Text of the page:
4. Five games in, and the Oilers have already allowed three shorthanded goals. They allowed only one shorthanded goal all of last season.
5. Two straight games the Caps have allowed an opponent to score their first NHL goal – Elias Lindholm for Carolina and Nathan MacKinnon for Colorado. Next up…Will Acton. The undrafted rookie from Edina, MN, is only getting eight minutes and change a night in ice time and has an assist. But hey, it’s the Caps.
1. The Caps are averaging 34.0 shots per game, fifth in the league. They are averaging 2.40 goals per game, 21st in the league. Either they are due for a change in luck, or their shot selection stinks.
2. Only seven of 13 Capital forwards appearing to date have recorded a point through five games, and only five have scored a goal. In three home games, Alex Ovechkin has as many goals (three) as the rest of the forwards combined (Nicklas Backstrom, Jason Chimera, Eric Fehr).
3. No defenseman taking the ice Monday night has scored a goal this season (Connor Carrick is in Hershey). Only three of them have even strength points, and Mike Green is not one of them (John Carlson, Karl Alzner, Steve Oleksy).
4. The Caps have been consistent. When outshooting their opponents, they are 0-2-0. When outshot, they are 0-2-0. Bank on the Caps if they have the same number of shots on goal as Edmonton (1-0-0).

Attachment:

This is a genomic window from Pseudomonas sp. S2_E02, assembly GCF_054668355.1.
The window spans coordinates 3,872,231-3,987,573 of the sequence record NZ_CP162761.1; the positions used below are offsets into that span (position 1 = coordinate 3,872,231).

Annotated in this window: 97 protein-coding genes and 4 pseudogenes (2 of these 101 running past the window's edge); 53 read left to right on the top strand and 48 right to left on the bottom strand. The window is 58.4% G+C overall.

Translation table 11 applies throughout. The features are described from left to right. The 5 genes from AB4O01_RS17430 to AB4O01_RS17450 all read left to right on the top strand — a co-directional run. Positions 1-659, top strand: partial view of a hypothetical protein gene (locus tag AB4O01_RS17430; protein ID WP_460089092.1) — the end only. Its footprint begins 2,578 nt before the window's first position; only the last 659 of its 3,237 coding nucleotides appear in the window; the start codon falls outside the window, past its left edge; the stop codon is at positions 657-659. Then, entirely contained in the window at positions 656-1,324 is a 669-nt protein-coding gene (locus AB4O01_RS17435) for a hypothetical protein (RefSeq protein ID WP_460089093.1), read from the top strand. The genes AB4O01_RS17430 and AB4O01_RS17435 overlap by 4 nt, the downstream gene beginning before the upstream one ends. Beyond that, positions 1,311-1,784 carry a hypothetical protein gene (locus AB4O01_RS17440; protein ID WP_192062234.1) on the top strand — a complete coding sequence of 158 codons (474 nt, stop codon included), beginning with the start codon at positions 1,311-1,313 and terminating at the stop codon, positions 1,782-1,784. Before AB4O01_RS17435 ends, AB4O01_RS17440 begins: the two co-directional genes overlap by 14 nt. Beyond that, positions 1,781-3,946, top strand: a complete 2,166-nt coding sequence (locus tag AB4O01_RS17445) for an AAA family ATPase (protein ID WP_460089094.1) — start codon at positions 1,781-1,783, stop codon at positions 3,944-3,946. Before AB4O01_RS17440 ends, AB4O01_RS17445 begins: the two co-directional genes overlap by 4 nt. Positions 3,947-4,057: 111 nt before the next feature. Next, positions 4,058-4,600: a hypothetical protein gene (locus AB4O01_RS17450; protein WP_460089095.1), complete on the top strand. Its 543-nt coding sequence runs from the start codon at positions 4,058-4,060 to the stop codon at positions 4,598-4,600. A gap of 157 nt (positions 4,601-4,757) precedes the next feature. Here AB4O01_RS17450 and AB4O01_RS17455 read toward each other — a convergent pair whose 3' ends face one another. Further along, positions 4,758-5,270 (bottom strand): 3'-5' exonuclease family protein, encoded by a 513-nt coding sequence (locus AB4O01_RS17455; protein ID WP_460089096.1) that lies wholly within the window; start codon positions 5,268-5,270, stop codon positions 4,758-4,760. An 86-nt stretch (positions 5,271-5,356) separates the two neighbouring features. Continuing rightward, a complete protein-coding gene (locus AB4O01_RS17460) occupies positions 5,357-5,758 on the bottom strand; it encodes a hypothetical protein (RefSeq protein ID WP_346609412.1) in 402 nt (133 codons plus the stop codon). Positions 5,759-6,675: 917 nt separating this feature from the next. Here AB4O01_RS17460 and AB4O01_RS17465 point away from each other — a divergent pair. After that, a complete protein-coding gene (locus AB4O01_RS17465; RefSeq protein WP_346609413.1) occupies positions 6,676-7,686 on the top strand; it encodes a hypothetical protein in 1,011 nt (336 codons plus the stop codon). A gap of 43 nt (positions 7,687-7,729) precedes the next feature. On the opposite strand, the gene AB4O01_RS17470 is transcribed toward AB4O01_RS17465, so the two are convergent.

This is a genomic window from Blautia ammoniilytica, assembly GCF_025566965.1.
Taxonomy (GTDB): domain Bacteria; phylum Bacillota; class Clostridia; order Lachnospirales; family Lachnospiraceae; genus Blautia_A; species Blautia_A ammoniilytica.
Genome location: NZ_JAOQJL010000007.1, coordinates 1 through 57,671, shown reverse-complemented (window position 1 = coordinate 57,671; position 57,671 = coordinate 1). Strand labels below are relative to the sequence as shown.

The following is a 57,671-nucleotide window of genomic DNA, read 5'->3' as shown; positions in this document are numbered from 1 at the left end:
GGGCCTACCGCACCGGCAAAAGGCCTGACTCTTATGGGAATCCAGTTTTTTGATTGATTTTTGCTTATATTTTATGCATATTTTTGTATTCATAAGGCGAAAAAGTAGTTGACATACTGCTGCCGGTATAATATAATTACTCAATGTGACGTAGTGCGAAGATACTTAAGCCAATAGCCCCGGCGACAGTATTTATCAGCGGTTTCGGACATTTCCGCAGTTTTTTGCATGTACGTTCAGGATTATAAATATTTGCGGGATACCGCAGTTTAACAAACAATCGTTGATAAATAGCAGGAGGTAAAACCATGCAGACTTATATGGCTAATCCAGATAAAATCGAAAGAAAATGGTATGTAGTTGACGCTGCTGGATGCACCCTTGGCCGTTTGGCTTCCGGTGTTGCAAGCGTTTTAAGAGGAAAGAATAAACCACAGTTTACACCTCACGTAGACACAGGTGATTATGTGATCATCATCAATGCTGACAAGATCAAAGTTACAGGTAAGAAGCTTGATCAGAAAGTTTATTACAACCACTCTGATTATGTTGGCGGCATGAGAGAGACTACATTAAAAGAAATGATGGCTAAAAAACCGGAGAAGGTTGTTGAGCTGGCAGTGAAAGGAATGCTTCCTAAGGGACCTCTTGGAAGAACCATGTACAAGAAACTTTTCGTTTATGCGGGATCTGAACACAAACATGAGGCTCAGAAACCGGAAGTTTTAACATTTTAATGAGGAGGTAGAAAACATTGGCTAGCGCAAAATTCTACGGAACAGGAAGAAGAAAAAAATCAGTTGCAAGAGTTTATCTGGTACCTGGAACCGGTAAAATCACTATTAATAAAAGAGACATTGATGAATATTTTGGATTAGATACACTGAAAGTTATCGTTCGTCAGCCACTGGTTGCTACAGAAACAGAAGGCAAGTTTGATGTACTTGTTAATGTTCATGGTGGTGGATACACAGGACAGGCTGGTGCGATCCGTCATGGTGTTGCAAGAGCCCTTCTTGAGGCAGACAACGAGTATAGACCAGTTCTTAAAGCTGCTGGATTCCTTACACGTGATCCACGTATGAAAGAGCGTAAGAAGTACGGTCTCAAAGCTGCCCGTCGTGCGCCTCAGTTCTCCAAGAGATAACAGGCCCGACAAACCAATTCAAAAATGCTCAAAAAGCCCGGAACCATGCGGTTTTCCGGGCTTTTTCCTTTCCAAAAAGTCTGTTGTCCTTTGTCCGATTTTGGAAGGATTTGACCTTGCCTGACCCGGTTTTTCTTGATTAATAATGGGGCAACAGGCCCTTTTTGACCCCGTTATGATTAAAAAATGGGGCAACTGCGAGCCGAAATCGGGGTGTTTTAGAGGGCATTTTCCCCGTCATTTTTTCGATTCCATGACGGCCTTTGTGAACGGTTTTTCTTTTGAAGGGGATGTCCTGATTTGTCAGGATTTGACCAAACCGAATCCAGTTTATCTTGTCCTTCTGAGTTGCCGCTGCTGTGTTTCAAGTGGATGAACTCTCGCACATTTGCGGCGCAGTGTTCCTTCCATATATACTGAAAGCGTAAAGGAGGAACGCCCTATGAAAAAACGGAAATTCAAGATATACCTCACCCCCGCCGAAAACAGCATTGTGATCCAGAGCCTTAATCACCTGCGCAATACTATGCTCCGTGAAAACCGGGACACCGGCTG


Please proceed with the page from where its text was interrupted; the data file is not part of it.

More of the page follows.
5. These are teams that play one another infrequently, to say the least. In the last ten seasons the Caps and Oilers met only eight times. Washington is 4-4-0 over those eight games, 3-1-0 at home.
The Peerless’ Players to Ponder
Edmonton: Boyd Gordon
In seven seasons with the Washington Capitals, Boyd Gordon spent a total of 59 minutes on the power play, averaging about ten seconds per contest on the man advantage. In five games with the Edmonton Oilers he is averaging almost two minutes a game on the power play. It is not among the leaders among forwards for the Oilers (eighth), but it is a lot more than he had in Washington. It has allowed him to do something he never accomplished with the Caps – score a power play goal. That came in the Oilers’ season opener in Winnipeg. Not that Gordon has forsaken what got him here. He leads all Oiler forwards in shorthanded ice time and has been on ice for only seven goals against (on this team, that’s “Selke” worthy). His three goals is tied for the team lead (he had four in 48 games with Phoenix last season). Only once in his career has he reached the three-goal mark in fewer than 20 games into the season. He is 0-1-1 in one career appearance against the Caps.
Washington: Troy Brouwer